While campaigning for president in 2016, Donald Trump promised a cheering Fresno crowd he would be “opening up the water” for Central Valley farmers… Trump took one of the most aggressive steps to date to fulfill that promise Tuesday by proposing to relax environmental regulations governing how water is shared between fish and human uses throughout the Central Valley.
An assortment of groups … joined the legal fray in courts over the State Water Board decision in December to reduce water diversions for farms and cities from the Tuolumne, Stanislaus and Merced rivers. The emotions leading up to the Dec. 12 decision have touched off debate on what exactly could restore a severely impaired delta estuary and depleted salmon populations and what it will cost for Central Valley communities.
The California Fish and Game Commission on Wednesday will consider a petition to list spring run Chinook salmon on the Upper Klamath-Trinity River as threatened or endangered under the California Endangered Species Act. The California Department of Fish and Wildlife is recommending the Fish and Game commission accepts the petition, which was submitted by the Karuk Tribe and the Salmon River Restoration Council in July 2018.
A major deadline just passed without unanimous agreement among Western states over the future of the Colorado River, so the federal government is one step closer to stepping in on the dwindling river that provides water for 1-in-8 Americans. The path forward has become murkier for the drought-stricken region now in its 19th year of low water levels after a January 31 deadline failed to garner signed agreements from Arizona and California.
The California Farm Bureau Federation has filed a lawsuit to block by the State Water Resources Control Board’s plans for the lower river flow of San Joaquin River. In a press release, the Farm Bureau said that the Board’s plan , which was adopted last December, “misrepresents and underestimates the harm it would cause to agricultural resources in the Central Valley”.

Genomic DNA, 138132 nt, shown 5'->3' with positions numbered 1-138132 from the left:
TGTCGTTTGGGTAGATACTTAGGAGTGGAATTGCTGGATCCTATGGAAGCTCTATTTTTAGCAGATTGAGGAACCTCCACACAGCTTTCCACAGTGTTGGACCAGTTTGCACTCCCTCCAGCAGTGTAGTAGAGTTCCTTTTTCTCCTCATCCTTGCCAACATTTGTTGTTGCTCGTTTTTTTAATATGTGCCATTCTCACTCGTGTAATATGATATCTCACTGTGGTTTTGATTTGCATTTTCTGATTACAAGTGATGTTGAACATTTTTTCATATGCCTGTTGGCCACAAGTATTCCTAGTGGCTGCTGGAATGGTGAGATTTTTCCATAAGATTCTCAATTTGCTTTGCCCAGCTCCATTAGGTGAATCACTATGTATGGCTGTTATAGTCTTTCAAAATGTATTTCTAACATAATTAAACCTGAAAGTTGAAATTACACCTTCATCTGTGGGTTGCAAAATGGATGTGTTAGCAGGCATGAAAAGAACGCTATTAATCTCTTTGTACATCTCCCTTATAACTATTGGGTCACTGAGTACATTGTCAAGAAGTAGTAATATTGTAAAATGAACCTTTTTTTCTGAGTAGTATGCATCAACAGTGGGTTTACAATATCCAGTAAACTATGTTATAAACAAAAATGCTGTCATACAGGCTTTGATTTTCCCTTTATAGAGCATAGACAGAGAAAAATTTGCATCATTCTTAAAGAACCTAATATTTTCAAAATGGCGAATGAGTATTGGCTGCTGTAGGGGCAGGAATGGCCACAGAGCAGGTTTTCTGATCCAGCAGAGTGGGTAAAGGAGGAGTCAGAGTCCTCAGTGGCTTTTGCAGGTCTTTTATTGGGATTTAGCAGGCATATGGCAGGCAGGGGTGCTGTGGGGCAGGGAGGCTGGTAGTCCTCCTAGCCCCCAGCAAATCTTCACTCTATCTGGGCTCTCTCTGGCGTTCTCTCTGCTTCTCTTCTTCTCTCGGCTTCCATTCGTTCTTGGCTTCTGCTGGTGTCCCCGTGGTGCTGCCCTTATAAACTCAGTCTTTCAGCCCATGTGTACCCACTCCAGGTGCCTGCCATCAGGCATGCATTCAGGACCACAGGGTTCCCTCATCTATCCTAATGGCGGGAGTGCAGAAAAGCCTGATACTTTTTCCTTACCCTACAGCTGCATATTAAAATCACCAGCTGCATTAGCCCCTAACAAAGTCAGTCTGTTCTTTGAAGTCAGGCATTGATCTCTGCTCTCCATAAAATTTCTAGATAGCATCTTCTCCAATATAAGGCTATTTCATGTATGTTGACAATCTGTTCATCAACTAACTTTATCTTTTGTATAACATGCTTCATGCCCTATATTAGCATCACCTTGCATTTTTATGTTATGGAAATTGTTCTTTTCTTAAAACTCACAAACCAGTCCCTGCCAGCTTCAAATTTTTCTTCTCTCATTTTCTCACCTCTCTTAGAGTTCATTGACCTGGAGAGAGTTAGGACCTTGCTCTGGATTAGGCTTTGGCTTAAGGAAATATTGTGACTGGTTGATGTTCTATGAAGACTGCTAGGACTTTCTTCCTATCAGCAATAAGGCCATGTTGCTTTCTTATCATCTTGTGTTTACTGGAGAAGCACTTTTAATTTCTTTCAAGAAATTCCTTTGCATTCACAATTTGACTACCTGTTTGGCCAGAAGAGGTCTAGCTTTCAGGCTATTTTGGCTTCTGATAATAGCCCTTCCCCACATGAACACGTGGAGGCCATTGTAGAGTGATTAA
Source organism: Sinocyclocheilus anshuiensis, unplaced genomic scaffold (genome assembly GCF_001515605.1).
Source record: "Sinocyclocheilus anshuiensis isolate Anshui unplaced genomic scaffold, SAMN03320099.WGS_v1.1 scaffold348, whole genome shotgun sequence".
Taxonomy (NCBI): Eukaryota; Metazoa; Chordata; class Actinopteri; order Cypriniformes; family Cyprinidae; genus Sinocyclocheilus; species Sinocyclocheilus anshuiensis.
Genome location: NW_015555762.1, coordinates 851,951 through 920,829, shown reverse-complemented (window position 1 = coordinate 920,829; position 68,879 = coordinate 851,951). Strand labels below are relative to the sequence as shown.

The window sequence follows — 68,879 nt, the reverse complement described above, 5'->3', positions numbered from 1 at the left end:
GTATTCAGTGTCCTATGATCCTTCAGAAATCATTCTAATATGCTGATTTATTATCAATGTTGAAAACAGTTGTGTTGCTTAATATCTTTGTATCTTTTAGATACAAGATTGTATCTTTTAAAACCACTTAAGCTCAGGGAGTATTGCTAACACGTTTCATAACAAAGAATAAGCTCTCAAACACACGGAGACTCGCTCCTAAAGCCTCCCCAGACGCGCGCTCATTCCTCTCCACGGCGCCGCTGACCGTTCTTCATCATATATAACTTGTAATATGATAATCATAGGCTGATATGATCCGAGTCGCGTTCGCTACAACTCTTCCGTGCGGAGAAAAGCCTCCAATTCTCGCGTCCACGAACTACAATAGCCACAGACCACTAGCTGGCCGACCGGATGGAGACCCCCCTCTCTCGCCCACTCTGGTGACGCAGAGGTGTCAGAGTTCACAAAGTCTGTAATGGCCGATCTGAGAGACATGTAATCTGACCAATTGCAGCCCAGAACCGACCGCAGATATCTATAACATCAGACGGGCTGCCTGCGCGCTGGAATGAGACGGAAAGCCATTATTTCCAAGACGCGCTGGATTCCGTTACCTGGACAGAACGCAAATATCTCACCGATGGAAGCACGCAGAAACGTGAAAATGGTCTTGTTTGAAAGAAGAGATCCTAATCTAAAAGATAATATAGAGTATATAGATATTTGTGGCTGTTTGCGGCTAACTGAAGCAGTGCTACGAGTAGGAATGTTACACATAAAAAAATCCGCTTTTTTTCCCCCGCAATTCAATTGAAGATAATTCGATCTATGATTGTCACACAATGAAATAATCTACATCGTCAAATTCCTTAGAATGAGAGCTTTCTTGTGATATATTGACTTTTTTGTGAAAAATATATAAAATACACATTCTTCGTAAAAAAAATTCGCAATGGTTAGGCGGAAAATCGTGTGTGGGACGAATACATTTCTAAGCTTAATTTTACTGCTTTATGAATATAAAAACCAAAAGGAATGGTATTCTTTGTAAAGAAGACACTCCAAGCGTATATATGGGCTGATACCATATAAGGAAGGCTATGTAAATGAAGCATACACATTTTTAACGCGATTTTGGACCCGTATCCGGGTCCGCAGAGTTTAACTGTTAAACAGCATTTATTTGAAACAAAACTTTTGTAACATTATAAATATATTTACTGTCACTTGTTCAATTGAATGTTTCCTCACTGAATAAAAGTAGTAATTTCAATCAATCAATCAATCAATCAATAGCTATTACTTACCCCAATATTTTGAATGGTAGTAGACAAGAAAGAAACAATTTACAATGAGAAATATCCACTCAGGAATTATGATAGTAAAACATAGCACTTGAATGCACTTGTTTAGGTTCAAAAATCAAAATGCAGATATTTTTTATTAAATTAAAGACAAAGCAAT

President Donald Trump on Monday nominated David Bernhardt, the former top lobbyist for a powerful Fresno-based irrigation district, to run the Department of the Interior, raising renewed questions about whether he’d try to steer more California water to his former clients. … Bernhardt is a former lobbyist for Westlands Water District, which serves farmers in Fresno and Kings counties and is one of the most influential customers of the federal government’s Central Valley Project.
On Tuesday, the Democratic members of the House Committee on Natural Resources elected Huffman to serve as chair for the newly established Water, Ocean and Wildlife Subcommittee. The chair is the result of a long career championing environmental protections and, for Huffman, it’s both an honor and a welcome added responsibility.
Details of the Sacramento River portion of the SWRCB’s plan are still preliminary, but we expect the required water releases to be higher for the Sacramento River, and its tributaries, than they are for the San Joaquin River. SWRCB staff is currently recommending that between 45 and 65 percent of the natural runoff of northern California rivers be allowed to flow to the ocean unimpeded.
The rise of wind and solar power, coupled with the increasing social, environmental and financial costs of hydropower projects, could spell the end of an era of big dams. But even anti-dam activists say it’s too early to declare the demise of large-scale hydro.
A group of Northern California lawmakers seeking more sway over a mammoth $17 billion water project introduced a proposal Friday that would require new construction contracts to be reviewed by the Legislature. The Legislative Delta Caucus says because of the scope of the California WaterFix, the project should require more scrutiny from both the public and lawmakers now that former Gov. Jerry Brown has left office.
The winter rains have caused the biggest surge of coho salmon in a dozen years in the celebrated spawning grounds of western Marin County, one of California’s last great strongholds for the embattled pink fish. At least 648 coho this winter made their way against the current up meandering, forested Lagunitas Creek and its many tributaries on the northwestern side of Mount Tamalpais, according to a new census by biologists.